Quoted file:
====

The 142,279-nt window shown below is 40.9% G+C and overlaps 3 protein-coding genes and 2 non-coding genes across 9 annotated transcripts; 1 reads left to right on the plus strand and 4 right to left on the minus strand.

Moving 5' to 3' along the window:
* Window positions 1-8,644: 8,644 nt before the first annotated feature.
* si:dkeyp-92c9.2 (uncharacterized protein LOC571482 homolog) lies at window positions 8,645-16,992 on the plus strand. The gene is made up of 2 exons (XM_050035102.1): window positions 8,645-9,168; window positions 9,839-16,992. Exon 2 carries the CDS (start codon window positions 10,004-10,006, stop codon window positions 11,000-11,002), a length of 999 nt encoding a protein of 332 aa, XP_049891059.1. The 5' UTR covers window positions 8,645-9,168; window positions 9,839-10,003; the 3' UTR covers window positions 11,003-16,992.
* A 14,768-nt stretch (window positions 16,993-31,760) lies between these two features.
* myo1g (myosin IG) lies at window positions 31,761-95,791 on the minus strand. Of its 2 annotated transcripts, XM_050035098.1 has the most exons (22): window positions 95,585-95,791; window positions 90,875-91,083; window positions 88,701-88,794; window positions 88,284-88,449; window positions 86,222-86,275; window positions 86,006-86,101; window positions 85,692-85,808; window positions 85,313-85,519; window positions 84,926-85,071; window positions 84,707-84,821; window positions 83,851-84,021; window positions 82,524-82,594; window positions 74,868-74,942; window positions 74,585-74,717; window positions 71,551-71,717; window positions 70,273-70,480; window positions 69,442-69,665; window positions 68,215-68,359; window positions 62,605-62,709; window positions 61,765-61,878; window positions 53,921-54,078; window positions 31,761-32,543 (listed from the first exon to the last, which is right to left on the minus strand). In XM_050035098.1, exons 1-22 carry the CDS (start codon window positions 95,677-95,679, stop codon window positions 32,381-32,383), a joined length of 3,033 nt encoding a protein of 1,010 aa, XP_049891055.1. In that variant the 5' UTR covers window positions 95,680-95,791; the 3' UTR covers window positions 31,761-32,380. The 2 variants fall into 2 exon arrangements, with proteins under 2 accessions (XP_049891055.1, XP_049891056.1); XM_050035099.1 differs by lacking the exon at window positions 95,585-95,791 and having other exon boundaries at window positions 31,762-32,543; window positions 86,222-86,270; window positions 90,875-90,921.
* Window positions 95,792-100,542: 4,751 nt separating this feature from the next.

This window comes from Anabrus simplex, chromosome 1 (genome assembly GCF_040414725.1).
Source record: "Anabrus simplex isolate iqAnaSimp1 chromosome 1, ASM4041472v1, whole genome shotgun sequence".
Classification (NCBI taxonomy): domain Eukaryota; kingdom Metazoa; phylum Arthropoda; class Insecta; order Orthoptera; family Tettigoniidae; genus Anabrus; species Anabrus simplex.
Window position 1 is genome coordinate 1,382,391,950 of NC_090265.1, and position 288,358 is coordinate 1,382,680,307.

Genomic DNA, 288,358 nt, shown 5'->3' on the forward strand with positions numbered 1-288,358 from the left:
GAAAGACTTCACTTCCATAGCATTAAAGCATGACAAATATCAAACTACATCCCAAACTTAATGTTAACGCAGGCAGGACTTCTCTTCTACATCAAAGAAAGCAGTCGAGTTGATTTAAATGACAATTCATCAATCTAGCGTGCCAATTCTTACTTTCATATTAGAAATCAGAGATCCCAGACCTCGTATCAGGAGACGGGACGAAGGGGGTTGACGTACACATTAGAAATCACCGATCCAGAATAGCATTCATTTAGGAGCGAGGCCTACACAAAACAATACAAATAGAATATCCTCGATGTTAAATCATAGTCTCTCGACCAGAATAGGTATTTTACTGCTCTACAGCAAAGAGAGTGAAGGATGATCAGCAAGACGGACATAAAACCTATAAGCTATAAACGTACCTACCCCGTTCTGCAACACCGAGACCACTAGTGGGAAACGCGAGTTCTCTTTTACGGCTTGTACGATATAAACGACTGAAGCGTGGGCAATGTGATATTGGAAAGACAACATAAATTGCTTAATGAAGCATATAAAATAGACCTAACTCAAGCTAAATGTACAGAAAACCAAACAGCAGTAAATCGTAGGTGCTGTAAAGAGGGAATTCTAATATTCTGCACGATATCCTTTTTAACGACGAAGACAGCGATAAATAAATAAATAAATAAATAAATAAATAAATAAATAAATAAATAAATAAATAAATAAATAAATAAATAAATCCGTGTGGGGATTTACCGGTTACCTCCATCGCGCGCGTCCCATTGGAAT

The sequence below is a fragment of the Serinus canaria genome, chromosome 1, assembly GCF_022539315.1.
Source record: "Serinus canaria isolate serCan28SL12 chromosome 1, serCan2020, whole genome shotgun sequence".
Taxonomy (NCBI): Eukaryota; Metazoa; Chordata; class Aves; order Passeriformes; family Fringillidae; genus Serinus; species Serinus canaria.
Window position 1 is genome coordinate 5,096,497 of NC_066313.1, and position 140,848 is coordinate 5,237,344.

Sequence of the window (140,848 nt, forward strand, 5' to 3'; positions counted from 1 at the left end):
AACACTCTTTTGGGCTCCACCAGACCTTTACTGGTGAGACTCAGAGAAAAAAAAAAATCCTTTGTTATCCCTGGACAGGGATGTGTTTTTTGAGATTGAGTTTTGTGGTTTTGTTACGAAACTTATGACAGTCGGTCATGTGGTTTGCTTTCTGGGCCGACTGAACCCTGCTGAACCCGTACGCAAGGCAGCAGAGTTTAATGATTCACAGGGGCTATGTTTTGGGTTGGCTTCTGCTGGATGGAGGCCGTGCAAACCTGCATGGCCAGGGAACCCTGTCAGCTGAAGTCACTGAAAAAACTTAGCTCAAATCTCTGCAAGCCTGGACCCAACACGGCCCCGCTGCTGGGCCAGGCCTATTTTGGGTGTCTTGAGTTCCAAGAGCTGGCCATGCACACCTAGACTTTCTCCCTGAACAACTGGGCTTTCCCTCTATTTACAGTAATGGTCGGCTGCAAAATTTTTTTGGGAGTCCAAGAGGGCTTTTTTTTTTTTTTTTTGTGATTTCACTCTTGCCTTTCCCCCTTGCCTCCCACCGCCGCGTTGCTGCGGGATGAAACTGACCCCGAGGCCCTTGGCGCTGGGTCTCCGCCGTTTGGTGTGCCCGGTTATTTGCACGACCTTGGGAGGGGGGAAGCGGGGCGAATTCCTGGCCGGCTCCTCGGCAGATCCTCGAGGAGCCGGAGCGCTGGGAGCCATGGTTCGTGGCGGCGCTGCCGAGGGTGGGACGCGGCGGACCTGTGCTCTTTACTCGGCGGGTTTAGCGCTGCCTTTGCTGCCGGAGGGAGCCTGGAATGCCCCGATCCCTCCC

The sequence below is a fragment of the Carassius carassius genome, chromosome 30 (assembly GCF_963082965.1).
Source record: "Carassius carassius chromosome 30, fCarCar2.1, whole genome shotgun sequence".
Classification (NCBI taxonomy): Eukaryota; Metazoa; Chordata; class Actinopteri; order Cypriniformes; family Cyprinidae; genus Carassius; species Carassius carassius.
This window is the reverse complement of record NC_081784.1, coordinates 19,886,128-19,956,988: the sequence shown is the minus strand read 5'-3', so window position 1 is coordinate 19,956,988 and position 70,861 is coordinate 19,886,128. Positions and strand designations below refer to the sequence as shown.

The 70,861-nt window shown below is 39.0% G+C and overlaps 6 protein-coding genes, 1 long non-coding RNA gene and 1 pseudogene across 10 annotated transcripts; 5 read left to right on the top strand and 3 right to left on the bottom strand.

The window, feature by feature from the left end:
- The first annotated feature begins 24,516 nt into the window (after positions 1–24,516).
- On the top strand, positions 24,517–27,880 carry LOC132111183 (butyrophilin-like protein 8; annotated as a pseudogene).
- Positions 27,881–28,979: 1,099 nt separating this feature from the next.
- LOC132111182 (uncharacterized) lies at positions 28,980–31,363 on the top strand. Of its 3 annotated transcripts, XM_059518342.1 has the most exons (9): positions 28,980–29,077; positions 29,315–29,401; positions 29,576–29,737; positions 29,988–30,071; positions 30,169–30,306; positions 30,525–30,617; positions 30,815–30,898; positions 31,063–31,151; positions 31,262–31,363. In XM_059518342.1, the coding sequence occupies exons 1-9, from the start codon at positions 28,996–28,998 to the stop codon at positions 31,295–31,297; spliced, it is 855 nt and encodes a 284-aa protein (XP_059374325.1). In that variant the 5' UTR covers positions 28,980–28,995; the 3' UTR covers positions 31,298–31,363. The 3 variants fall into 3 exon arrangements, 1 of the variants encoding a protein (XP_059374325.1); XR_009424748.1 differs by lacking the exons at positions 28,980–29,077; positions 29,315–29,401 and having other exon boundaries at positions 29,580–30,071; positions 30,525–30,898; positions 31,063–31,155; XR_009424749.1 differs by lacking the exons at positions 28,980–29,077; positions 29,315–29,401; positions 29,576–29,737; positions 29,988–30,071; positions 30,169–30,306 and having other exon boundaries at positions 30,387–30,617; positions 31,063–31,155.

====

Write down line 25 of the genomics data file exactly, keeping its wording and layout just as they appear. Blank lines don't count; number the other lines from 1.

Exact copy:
The window, feature by feature from the left end: